Call for Papers
International conference on Annie Besant (1847-1933), London, 30 September - 1 October 2017
The Theosophical Society in England (http://www.theosoc.org.uk ) is holding a two-day international conference on Annie Besant (1847-1933) at the TSE Headquarters at 50 Gloucester Place, London W1U 8EA on Saturday and Sunday, 30 September and 1 October 2017.
The chair of the first day of the conference, which is primarily concerned with Annie Besant’s public work as a feminist, secularist, socialist and anti-imperialist, will be Dr Muriel Pécastaing-Boissière of the University of Paris-Sorbonne, Paris 4 (author of the new biography Annie Besant (1847-1933) : la lutte et la quête, soon to be published in English).
Those who wish to submit a paper for the first day on any aspect of the subject should send a summary of not more than 200 words by 1 June 2017 to Mr Leslie Price, secretary of Programme Committee, at TSE History & Archives (email@example.com), copied to firstname.lastname@example.org. Speakers will normally have 30 minutes including questions.
Conference participants will be responsible for their own travel, meals and accommodation. Those presenting papers will be exempt from registration fees and will also be admitted free to the second day, chaired by Kurt Leland (author of Invisible Worlds: Annie Besant on Psychic and Spiritual Development), which is a study day concerned with research problems in assessing Besant’s Theosophical work. If you wish to register for the conference, or to be kept informed of the programme, please contact The Theosophical Society in England (email@example.com).
[Muriel Pécastaing-Boissière writes:] It is impossible to study late-nineteenth- and early-twentieth-century Britain without coming across Annie Besant’s name. So the fact that she has fallen into relative obscurity, at least among the general public, remains difficult to understand.
From a historiographical point of view, Besant seems to have become a victim of trends in historical research that increasingly favour highly specialised and circumscribed studies. Most research has been limited to specific struggles, especially her pioneering fight in 1877–78 for the right to information on birth control and her support of the Match Girls’ Strike of 1888. Her influence on British secularism and socialism are just beginning to be re-evaluated. Yet the logic behind her personal evolution, leading from an early religious crisis to secularism, socialism, Theosophy, and Indian nationalism, has barely been addressed.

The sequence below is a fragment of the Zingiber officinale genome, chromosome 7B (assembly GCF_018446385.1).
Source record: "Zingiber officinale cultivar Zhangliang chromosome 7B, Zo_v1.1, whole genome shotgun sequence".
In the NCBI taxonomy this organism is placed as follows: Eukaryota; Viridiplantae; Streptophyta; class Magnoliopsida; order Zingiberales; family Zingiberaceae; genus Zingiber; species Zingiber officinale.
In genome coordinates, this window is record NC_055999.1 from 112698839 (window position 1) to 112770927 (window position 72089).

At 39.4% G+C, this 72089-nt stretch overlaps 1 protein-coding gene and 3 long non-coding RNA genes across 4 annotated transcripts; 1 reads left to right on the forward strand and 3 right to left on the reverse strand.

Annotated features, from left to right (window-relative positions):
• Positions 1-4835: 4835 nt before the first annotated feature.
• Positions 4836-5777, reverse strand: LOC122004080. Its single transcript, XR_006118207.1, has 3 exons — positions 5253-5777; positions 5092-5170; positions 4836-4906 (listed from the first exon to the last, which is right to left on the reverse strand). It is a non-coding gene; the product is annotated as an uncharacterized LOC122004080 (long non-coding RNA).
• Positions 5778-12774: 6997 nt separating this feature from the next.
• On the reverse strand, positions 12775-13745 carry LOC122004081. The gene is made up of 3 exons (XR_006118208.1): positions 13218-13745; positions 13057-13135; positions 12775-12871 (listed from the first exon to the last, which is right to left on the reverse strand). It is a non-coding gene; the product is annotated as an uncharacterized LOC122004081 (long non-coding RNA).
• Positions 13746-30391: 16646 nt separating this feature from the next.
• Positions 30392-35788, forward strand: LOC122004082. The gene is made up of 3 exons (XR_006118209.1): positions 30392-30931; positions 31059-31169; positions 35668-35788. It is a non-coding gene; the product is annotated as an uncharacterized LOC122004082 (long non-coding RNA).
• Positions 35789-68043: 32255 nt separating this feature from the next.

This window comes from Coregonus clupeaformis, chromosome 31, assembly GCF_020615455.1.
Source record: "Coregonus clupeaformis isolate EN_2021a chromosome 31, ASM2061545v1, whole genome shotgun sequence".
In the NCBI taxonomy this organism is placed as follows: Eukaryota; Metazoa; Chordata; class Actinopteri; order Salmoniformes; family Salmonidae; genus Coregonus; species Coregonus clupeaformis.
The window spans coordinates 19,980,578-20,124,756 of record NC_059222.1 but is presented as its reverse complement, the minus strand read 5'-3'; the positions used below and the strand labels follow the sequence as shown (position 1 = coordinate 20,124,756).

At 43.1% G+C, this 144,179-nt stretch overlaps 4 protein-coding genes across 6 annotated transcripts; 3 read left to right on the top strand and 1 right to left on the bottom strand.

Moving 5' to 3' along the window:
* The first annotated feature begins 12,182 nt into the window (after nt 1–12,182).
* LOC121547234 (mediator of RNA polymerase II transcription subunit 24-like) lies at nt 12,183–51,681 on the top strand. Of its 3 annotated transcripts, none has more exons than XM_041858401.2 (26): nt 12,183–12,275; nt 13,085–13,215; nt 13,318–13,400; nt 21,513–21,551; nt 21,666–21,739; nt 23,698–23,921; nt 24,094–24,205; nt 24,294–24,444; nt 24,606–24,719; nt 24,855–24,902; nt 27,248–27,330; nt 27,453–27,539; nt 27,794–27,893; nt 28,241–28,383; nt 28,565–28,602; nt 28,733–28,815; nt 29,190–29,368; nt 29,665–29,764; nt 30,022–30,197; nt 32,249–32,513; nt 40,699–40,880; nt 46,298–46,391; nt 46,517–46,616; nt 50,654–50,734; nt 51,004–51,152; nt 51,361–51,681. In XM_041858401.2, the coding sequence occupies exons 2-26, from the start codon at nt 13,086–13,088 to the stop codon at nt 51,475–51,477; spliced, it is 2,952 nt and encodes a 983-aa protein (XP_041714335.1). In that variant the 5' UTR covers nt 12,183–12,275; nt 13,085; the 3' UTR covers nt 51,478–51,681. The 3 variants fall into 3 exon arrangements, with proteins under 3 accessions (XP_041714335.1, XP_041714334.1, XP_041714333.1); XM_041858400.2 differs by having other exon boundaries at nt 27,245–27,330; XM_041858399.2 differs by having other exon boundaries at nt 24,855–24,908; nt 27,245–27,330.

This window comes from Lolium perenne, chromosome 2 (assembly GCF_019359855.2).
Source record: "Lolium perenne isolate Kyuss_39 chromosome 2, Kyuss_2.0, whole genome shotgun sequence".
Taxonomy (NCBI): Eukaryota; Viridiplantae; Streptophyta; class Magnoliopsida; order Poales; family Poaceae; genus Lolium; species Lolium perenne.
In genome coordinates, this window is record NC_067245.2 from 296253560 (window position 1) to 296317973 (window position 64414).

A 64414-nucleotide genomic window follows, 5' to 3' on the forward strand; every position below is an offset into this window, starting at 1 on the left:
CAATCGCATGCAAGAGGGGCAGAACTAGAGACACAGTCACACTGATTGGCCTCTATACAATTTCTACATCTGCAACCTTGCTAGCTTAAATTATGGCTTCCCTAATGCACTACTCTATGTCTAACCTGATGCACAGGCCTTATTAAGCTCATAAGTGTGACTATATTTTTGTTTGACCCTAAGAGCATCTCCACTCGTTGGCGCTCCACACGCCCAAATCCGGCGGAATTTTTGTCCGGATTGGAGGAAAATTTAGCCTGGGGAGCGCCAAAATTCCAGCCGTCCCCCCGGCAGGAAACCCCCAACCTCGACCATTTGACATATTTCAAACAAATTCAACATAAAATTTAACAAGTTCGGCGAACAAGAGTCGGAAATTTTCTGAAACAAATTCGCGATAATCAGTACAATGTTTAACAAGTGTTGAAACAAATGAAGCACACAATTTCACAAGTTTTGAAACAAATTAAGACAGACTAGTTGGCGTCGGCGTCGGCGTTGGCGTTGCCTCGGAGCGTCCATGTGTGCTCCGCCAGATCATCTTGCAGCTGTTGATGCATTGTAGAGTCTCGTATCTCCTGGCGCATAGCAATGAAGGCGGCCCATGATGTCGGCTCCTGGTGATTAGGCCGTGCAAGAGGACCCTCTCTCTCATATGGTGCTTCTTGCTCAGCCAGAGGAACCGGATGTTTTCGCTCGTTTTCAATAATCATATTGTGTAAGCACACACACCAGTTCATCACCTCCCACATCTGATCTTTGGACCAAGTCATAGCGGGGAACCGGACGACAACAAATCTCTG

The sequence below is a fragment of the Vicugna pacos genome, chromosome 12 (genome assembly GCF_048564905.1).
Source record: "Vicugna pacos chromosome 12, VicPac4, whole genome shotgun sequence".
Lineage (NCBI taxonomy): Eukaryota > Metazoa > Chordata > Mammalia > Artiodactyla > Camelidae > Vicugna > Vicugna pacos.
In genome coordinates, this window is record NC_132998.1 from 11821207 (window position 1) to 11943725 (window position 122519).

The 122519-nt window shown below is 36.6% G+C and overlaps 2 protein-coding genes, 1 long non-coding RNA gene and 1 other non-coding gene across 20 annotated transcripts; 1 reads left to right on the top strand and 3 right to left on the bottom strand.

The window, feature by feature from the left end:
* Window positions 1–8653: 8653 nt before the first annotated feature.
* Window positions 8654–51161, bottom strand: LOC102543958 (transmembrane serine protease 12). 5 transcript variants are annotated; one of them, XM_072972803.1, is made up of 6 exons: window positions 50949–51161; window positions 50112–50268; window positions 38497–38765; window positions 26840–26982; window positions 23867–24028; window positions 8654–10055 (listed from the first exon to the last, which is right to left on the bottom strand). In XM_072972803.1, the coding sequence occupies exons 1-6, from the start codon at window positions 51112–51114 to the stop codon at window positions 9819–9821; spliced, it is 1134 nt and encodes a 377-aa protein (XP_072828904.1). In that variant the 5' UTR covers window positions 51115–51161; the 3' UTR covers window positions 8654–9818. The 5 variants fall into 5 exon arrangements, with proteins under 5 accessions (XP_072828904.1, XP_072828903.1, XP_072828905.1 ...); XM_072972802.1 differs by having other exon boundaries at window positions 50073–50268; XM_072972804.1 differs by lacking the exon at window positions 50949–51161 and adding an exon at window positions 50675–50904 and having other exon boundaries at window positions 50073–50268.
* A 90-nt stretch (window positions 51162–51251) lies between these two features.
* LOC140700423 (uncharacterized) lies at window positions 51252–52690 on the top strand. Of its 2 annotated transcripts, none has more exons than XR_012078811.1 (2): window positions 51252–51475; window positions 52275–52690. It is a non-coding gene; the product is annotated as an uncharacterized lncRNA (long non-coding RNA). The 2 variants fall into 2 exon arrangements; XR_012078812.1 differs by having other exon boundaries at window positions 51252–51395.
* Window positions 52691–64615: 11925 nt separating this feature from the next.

Besant’s conversion to Theosophy remains poorly understood and has even been ridiculed by researchers who underestimate the scope of the late-Victorian spiritual and occult revival, in which the Theosophical Society played a critical role. Some writers even lose interest in the second half of Besant’s life or evaluate her earlier struggles with scepticism in light of this conversion. Conversely, though the Theosophical Society has done a remarkable job in preserving and making available Besant’s Theosophical texts, many of its members remain unfamiliar with Besant’s life prior to her conversion.
Furthermore, in a climate of understandable post-colonial guilt, the role that this British woman played in India is an embarrassment to some Western historians, who tend to minimise it. Thus her presidency of the Indian National Congress in 1917 has been almost completely forgotten in the West — even though Indians themselves have preserved the memory of Besant as one of their freedom fighters. Streets in Chennai, Mumbai and indeed many other places in India bear her name and a prominent golden statue of Besant stands on the Chennai seafront alongside monuments to other influential Indian leaders. Despite the criticism of her cautious reformist approach that was expressed in her lifetime by more radical nationalists — including Gandhi — and that are occasionally repeated by Indian historians, Besant remains sufficiently well-known for the State Bank of India to have used her name and image in a publicity campaign in the early 2010s, with a slogan proudly proclaiming: “The banker to this Indian.”
Sadly, Annie Besant’s having been a woman may also have prevented her from passing into posterity. Though she worked and fought alongside a number of talented men in a spirit of brotherhood, many of them would be surprised today to learn that their memory has often eclipsed that of their female comrade.
The purpose of the Theosophical Society in England’s two-day international conference on Annie Besant is to bring together researchers on all aspects of her public life and work, so as to reflect on Besant’s ideological and spiritual evolution within the religious, ethical, social, and political context of her time.